You just had yourself a roughly 9-month reprieve from your monthly visit from Aunt Flo, but now that baby is here you have to worry about your first period after childbirth.
Don’t be too scared of your postpartum period; once it comes back you’ll remember what to do. It’s kind of like riding a bike (but with more menstrual blood and discomfort, you know?!)
Your first period after childbirth isn’t quite the same as the regular, consistent period that you were once (possibly) used to and there are a few things you need to consider.
What you need to know about your first period after childbirth
- “Most” folks get their first period after childbirth at around the 6-8 week postpartum mark. However, this is different for each and every person and things like breastfeeding and stress may change that.
- It’s going to be unpredictable. Some folks can mark it in the calendar exactly when they’re going to be getting their period or they have sure-fire signs that it’s about to grace them with its presence. Your body is still in the process of returning organs back to their original place before baby moved them, so things internally are a little out of whack. You may end up with some symptoms that you think are premenstrual but are just normal post-baby body things.
You may find that your periods are off-track for quite some time and take a while to regulate again. For the first year especially you may experience some periods that are longer than others, fluctuating lengths of your cycle, and periods that are heavier than others.
- Your first period after childbirth may take longer to come back if you’re breastfeeding. Your hormone levels continue to fluctuate significantly when you’re breastfeeding. This can have an impact on when your menses might start up again after having baby.
- Depending on when you get your first period after childbirth you may not want to jump back into using tampons, especially if you’re closer to the 6-8 week postpartum mark. This is something that you’ll need to base on your comfort level, but it’s also worthwhile having a chat with your midwife or doctor in one of your postpartum visits to get their insight on when tampons are appropriate.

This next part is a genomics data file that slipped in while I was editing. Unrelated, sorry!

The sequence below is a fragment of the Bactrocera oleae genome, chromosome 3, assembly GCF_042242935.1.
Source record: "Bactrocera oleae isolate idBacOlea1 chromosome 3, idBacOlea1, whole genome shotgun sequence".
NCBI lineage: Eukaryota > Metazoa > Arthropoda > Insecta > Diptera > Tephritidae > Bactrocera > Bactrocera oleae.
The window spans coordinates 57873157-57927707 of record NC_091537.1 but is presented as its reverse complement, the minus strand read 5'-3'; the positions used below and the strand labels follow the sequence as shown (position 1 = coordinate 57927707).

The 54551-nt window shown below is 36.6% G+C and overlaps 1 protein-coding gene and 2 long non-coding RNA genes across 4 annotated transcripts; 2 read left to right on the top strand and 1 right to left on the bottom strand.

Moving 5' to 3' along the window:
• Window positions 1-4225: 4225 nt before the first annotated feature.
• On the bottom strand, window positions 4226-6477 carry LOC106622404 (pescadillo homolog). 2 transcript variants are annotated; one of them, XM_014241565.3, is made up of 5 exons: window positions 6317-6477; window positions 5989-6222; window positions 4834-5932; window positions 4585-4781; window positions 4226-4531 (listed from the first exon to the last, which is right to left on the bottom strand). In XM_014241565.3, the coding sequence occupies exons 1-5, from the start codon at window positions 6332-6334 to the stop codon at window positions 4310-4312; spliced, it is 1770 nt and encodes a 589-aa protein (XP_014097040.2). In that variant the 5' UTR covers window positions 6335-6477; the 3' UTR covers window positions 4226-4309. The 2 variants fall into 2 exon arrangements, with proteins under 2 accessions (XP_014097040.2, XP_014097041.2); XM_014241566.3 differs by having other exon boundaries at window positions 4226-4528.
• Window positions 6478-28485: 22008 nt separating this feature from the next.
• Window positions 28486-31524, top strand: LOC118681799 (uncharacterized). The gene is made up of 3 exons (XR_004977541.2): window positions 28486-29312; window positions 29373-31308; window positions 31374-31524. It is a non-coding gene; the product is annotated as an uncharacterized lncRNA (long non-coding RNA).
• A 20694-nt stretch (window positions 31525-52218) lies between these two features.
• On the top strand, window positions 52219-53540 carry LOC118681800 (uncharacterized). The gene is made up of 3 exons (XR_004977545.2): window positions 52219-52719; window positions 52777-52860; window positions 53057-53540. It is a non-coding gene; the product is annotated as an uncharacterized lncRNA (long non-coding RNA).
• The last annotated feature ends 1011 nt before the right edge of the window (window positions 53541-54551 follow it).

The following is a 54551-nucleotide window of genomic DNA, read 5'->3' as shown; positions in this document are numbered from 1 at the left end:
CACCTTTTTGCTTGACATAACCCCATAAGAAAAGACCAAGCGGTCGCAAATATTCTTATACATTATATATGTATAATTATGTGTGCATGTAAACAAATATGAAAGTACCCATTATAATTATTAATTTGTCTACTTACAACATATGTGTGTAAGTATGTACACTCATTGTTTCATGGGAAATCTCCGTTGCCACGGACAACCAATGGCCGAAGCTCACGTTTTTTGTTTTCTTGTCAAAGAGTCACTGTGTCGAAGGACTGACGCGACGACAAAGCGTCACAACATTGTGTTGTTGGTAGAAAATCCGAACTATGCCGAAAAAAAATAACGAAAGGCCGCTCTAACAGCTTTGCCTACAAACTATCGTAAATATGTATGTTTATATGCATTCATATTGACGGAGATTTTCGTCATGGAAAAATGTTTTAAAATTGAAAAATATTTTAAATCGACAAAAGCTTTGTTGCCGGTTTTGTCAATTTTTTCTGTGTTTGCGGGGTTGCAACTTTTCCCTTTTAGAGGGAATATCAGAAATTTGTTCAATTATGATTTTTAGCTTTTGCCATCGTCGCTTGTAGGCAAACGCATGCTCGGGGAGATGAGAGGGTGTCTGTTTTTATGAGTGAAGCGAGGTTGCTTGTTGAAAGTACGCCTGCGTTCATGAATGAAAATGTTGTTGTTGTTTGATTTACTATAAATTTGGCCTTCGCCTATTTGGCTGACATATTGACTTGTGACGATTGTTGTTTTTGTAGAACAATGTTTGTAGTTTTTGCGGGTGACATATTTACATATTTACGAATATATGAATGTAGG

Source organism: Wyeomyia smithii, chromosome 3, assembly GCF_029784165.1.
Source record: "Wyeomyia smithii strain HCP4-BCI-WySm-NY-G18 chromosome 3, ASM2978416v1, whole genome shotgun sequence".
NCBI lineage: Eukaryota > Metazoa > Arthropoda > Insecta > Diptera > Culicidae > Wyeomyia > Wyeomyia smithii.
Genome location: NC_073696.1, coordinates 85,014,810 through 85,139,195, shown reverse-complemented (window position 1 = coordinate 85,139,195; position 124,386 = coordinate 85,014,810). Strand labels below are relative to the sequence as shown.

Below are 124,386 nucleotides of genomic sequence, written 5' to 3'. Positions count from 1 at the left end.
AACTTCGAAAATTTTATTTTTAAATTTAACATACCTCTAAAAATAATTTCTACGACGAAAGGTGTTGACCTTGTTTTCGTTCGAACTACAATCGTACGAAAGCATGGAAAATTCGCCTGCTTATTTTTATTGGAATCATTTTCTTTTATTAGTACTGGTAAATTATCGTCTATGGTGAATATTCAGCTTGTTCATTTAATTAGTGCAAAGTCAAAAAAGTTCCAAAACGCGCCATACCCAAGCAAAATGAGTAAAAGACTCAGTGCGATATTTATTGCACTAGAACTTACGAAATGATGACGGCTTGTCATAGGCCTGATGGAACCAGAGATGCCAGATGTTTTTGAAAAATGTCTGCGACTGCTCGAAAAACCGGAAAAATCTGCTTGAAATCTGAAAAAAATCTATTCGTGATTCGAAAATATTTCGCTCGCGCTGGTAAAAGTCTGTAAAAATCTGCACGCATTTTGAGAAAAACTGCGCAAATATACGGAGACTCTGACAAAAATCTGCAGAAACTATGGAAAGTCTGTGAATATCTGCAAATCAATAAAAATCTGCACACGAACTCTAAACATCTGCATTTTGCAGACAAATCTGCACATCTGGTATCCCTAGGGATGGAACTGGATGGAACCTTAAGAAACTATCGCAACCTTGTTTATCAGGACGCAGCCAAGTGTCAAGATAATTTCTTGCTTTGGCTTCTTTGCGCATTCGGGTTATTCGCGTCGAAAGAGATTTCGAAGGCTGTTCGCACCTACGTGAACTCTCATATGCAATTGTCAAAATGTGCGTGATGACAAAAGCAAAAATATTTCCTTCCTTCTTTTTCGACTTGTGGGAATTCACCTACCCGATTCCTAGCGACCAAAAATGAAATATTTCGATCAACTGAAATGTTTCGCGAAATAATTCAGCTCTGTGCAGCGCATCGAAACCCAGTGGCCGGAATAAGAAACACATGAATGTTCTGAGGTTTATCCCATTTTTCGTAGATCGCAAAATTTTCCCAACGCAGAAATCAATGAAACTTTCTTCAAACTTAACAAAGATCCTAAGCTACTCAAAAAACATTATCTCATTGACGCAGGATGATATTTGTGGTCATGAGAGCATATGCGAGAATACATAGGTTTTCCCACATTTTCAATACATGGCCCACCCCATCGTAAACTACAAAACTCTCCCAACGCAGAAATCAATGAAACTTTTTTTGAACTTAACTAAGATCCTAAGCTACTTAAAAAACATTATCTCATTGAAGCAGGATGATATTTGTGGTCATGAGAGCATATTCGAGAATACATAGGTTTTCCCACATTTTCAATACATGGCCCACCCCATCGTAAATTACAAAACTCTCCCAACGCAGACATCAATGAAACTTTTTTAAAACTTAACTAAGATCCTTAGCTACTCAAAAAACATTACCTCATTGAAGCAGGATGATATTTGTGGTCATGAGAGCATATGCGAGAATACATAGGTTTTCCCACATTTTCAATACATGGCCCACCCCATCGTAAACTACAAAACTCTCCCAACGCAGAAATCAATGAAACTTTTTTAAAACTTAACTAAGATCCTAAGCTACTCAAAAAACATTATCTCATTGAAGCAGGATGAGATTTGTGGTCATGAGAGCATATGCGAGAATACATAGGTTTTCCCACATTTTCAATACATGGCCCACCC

**If this is your first baby and you wanted to give the Diva Cup a go-round make sure you read about which one is going to be best for your vagina now that you’ve had a baby or if you’re over 30. I highly recommend the Diva Cup but recommend you have a bit of patience learning how to get that sucker in properly. It takes a bit of practice but at the end of it you won’t be afraid of getting all up in yourself-I promise.**
- You don’t need to be as prepared for your first period after childbirth as you might think you do! If you’re used to unpredictable periods you probably have gotten into the habit of carrying hygiene products around with you wherever you go. Now that you’re carrying around a BABY and everything that they need you may have gotten out of that routine. Fortunately for you, you’re likely carrying around the ultimate premenstrual pad with you at all times: a diaper! (Unless you’re me and you forgot diapers all the friggin’ time and had to ask random folks with or without babies if they happened to have a spare diaper on them. It worked better than you might think). Seriously, if you’re in a pinch take that tiny little diaper out, remove the tabs, and shove it down your pants. It’s less bulky than you imagine and is way more absorbent than any pad I’ve ever encountered.
- Your first period after childbirth may affect your breastmilk! Okay, don’t freak out. It’s usually not a major impact, but you may notice that your baby is acting a bit out of sorts. Your menses can alter the taste of your breastmilk, as well as the quantity you make. These slight changes shouldn’t shift your ability to breastfeed.
- Your first period after childbirth may be a little more intense than you’re used to. You may find that your cramping is a little more than before (you have a uterine lining that is still being shed) and you may have some small blood clots that can be a bit alarming. If you feel that it’s too intense and you’re concerned don’t ever hesitate to go to your midwife or doctor as soon as possible.
- Lochia is not our first period after childbirth. Lochia is vaginal discharge after you’ve given birth that consists of blood, mucus, and uterine tissue. This is a normal output after a vaginal birth or cesarean birth and can last up to around 10 days with continued spotting up to 6 weeks.
- There are some things that you need to watch out for with your first period after childbirth (as per Healthline Parents):
-soaking through a pad every hour
-bleeding continuously for more than 7 days
-bleeding that’s accompanied with sudden, severe pain
-blood clots that are bigger than a softball
-pain while urinating
These symptoms may indicate an infection and require immediate medical attention.
I got my first period after childbirth with my fourth baby in the middle of my Grandmother’s funeral. Thank Goddess I was wearing black and THANK GODDESS I actually had diapers with me that day. That little tidbit of info about the shoving the diaper down the pants thing…ya, that came from experience.
Do you have a funny “first period after childbirth” story?